Will Piekos and Sharone Tobias look at the top stories in Asia this week.
1. The SEC probes JPMorgan amid allegations that it hired Chinese princelings. The U.S. Justice Department and Securities and Exchange Commission (SEC) has begun an investigation into whether JPMorgan Chase hired the children of senior Chinese officials to help secure business in a now-defunct program called “Sons and Daughters.” The scrutiny began in Hong Kong and now has spread through the bank’s Asia offices; the bank has flagged more than 200 hires for review. JPMorgan has not yet been accused of any illegal acts, but they might have violated the U.S. Foreign Corrupt Practices Act, which forbids granting personal favors to government officials in exchange for business. One example included the son of Tang Shuangning, chairman of a state-run financial conglomerate, who was hired and retained even after other employees questioned his financial expertise.
2. Chinese government begins massive campaign against online “rumormongering.” The Chinese government wants citizens to adhere to the “seven base lines” of proper internet conduct and curb “rumormongering” online. After the Beijing Internet Conference last week, the government released “seven base lines” for proper Internet conduct. State–run media has released a flurry of op-eds and run prime-time TV spots about the issue [links in Chinese]. Multiple people have been arrested for spreading rumors through microblogging accounts, and yesterday, twenty-seven people were arrested for operating 312 microblogging accounts with millions of followers [Chinese]. Xinhua also released an op-ed saying that government officials should not be exempt from anti-rumormongering laws, giving four examples of recent rumors spread by officials.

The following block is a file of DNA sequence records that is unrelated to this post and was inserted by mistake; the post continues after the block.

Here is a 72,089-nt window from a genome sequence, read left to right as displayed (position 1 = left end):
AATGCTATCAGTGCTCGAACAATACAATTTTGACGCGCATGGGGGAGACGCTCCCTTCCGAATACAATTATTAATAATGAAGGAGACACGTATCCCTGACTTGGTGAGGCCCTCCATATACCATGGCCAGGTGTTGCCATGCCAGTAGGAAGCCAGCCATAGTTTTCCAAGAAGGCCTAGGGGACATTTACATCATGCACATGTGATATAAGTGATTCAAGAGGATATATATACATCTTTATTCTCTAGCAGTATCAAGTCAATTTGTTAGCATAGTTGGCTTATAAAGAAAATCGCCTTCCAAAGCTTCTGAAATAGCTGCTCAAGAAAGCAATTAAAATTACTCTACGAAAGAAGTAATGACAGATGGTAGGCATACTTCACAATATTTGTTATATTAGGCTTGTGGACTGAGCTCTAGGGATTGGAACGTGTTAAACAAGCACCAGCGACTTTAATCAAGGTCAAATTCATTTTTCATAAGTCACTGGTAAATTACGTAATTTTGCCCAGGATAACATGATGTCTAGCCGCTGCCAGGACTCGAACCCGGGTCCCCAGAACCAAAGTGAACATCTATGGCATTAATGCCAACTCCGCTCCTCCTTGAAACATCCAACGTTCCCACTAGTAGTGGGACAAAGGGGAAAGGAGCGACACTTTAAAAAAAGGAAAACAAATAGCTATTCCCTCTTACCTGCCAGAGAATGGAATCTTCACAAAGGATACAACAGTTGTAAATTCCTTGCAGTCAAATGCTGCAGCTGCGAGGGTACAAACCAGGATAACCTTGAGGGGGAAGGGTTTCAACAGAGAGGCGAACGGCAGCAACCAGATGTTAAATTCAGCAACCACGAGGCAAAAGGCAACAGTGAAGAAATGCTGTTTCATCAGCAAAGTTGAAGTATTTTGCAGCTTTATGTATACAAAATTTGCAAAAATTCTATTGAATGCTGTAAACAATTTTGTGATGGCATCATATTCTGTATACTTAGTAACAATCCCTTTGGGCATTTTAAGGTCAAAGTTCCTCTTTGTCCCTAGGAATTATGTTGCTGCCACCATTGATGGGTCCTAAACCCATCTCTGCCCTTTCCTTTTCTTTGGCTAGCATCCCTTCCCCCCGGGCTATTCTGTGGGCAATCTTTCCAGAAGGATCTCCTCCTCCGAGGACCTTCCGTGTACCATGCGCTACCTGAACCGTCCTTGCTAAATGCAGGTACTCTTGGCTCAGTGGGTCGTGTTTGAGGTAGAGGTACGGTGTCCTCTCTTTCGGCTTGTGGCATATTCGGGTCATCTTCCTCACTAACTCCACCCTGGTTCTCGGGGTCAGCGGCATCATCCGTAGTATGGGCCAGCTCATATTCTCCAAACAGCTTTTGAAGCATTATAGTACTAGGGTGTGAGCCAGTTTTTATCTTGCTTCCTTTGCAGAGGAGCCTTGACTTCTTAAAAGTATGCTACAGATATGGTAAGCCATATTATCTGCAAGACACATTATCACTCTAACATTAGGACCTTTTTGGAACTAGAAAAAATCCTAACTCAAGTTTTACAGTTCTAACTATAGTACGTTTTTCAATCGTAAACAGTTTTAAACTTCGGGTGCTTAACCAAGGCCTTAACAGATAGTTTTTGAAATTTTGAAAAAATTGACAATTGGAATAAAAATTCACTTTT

3. Filipino businesswoman at center of corruption scandal detained. Janet Lim-Napoles, a wealthy Manila businesswoman, was arrested for the “illegal detention” of a witness who claims she diverted billions of pesos from poverty-reduction programs for her personal gain. The money was allegedly diverted to lawmakers and their associates in a corruption scandal that has sparked protests in Manila; more than 700,000 gathered on Monday to demand tougher action.
4. North Korea rescinds invitation to U.S. envoy. Pyongyang cancelled its invitation to U.S. diplomat Robert King, ambassador for North Korean human rights issues, who planned to travel to Pyongyang on Saturday in hopes of securing the release of ailing American missionary Kenneth Bae. Bae has been held in North Korea since November of last year, when he was detained for committing “hostile acts.” It is as yet unclear why Pyongyang cancelled the visit.
5. China opposes Syria strike. Official Chinese media and think tanks are warning strongly against Syrian strikes, insisting no action should be taken until a UN investigation determines the origin of the chemical attacks. China is a signatory to the Organization for the Prohibition of Chemical Weapons but is highly unlikely to support any international military action in Syria. China has quietly funded Bashar al-Assad’s military, supplying $300 million worth of arms between 2007 and 2010. Since the civil war began, the United States imposed sanctions on the China Precision Machinery Import and Export Corporation for allegedly providing arms to the Syrian army. As a veto-holding member of the UN Security Council, any UN action taken in Syria would have to have China’s approval. China’s insistence on “non-interference” in other countries’ affairs, coupled with its previous trade with the Syrian military, means that this is highly unlikely to happen.
Bonus: North Korea on “ice.” A recently released study in the North Korea Review has brought attention to significant phenomenon: the common use of methamphetamine in North Korea. According to one researcher, 40 to 50 percent of the population are “seriously addicted” to “bingdu,” or “ice.” (This estimate is thought to be high, but the DPRK’s drug addiction has been documented before.)